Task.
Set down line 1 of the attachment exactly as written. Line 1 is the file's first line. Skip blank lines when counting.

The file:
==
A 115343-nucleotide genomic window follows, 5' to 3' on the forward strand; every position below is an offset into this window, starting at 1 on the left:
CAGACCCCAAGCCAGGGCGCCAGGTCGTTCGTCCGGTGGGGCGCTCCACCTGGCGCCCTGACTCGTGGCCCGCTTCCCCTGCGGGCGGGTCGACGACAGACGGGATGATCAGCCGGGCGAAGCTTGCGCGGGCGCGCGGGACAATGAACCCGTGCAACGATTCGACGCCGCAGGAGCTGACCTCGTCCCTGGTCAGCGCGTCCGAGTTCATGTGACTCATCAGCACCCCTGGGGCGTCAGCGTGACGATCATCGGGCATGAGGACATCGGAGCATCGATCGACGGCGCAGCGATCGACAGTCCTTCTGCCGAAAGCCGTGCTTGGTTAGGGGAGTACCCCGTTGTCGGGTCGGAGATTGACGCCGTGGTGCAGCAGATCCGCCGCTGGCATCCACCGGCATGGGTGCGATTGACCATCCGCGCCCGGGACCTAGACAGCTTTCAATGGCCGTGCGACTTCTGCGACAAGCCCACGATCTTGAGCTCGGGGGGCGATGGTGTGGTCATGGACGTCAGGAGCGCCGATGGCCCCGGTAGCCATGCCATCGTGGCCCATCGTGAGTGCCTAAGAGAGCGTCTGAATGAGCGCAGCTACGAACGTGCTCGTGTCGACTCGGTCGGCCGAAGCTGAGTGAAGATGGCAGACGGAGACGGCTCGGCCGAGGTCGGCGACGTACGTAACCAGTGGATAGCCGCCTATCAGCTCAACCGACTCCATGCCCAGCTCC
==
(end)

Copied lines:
A 115343-nucleotide genomic window follows, 5' to 3' on the forward strand; every position below is an offset into this window, starting at 1 on the left: